We’ve seen Triumph’s Tiger Rally Pro 900 in recent headlines, scoring impressive finishes in both the Bassella Enduro Race in Spain and the Baja Aragon Rally with enduro champion Ivan Cervantes at the helm. Now is the time for Triumph’s all-new flagship Tiger 1200 Rally Pro to enjoy its moment of glory, having over the summer become the world’s first high-capacity adventure bike to conquer grueling HARDI Australia. 24 Hour Trial, a monster in a sea of lightweight. enduro bikes.
This event is not a local fun ride, but rather a highly respected and extremely difficult endurance race – a machine and rider test that has been going on in South Australia since 1924. It’s not a kind of thing team, but more of a rugged rider enduring four- or six-hour laps over tough terrain in freezing temperatures (remember the Australian winter is our summer). Each lap consists of 12 competitive timed sections and 13 transit stages. Four 15-minute breaks are included to refuel bikes and cyclists.
Triumph brought in two-time Isle of Man TT champion Cameron Donald to race one of two Tiger 1200 Rally Pros, the other was steered by Cameron’s best friend Donald Owen, an enduro rider from Expert class that also races on the road and in motocross. In a high-quality video produced by Triumph, you get a front row seat to watch these pals – just two weeks before the trial – get to grips with heavy-duty adventure bikes, initially skeptical of the 1200’s potential to perform in a such a brutal event, where the “normal” input is 250-450cc.
Cameron laughs that it was all kind of a joke at first, but when he swings a leg above the majestic 1200 for the first time, he says things looked serious, fast. The pair made adjustments to the handlebar and shifter positions of their bikes, saying that while it looked like minor things, it made a huge difference. Their first test was also on the stock tires, which would be upgraded to aggressive, road-legal knobbies before the trial.
Additionally, the bikes were fitted with Triumph accessory upper crash bars and a 0.8-inch LED light bar to aid visibility at night, while center stands and passenger racks were removed. Otherwise, the Rally Pro models were completely stock.
Both riders quickly got to grips with the big bike, a new machine from the ground up for 2023 with a series of upgrades aimed at off-road adventure. There’s a 21″/18″ spoked wheelset and purpose-built off-road suspension with 8.66 inches (220mm) of travel front and rear, along with a new double-sided swingarm and 55-pound weight reduction over the 1200 XC the Rally Pro replaced. Its new 1160cc triple T-Plain also develops an aggressive 147.9 horsepower and 96 lb-ft of torque. And being the comfortable, gear-laden travel machine that it is, the guys of course packed up their kit and rode their 1200 Rally Pros 8 hours from home to the start of the 24 hour endurance event hours.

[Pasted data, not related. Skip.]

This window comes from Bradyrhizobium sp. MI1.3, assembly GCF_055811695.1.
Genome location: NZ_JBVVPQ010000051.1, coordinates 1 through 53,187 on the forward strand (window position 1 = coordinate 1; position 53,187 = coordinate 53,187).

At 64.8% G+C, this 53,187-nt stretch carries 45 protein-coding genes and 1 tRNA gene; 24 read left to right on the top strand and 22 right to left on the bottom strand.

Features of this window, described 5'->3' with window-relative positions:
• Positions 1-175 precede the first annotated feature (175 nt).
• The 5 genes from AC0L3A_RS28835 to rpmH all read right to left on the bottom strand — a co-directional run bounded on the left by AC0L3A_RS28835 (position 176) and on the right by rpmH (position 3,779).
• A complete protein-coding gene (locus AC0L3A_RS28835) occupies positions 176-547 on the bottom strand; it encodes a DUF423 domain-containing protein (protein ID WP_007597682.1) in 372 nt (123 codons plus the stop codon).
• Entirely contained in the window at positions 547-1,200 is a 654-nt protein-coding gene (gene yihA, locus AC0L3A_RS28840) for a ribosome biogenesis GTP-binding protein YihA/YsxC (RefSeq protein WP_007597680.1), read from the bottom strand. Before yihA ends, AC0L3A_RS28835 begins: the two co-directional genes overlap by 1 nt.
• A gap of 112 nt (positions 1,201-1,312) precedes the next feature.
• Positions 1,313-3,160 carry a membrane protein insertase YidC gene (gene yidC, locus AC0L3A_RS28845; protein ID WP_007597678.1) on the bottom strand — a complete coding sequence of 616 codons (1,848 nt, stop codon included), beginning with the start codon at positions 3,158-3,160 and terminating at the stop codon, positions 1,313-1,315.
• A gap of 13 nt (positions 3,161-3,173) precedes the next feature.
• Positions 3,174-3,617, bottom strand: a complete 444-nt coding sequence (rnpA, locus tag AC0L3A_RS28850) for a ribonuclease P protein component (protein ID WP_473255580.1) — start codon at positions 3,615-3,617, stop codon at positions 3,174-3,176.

After arriving to much fanfare, they were somewhat dismayed to learn from a competitor who had completed the race 24 times that this year’s course was by far the most technically challenging ever. “A lot of people told us we were crazy, not expecting us to finish a single lap let alone four laps to finish the race,” Cameron said.
The longtime friends, whose immediate intention was simply to complete the grueling endurance event, staged a friendly competition to see which of the two could have the fastest accumulated stage times. It turned out that a Donald Owen, worn out by freezing weather, would smash his front wheel into a deep, square hole in the 16th hour and be unable to continue with his bike, instead focusing on supporting Cameron to get to the finish line.
By all accounts, the course was both grueling and very technical—not the ideal terrain for a 550-pound, 1200cc adventure bike. “There were traps everywhere, including four-foot-high ledges and two-foot-deep dust, often hiding rocks and roots,” Cameron says of the gnarliest sections, which he would navigate 4 times in the 24 hour period, although he says the bike is 21” front wheel and the weight, which translated into momentum, actually gave it a “point and pull” feel “.
“You had to be careful in the tight, technical terrain but, once open, the Tiger 1200 was unstoppable.” He also said the transit sections were impressive thanks to the bike’s spaciousness, plush seat, heated grips, cruise control and shaft drive, which negated stops for chain lubrication.
In the competitive stages, Cameron says riding in Off-Road Pro mode ensured that the power delivery from the Tiger 1200 Rally Pro “felt nice, linear and easy to use – just what you want when you’re in really tight technical terrain. who would test a 250!”
Of the 138 competitors who took part in this year’s Hardi Australia 24 Hour Trial, Cameron was one of 91 hardcore riders who finished the event, settling in 60th out of 75 two-wheeled entrants.
Although Cameron was gutted his friend Donald didn’t make it to the finish line, he made another deep connection during his time on the 1200 Rally Pro. “I formed a special relationship with this bike,” he says. “We fought, we argued, we laughed, we cried, but I brought her home safely, just like she brought me. Together we crossed the finish line. I can’t believe we made it! I feel like I won a race!
Cameron’s advice for those who ride big-bore adventure bikes like Triumph’s Tiger 1200 Rally Pro? And really, these wise words apply to just about everything in life: “As long as you’re moving forward, it’s fine.”
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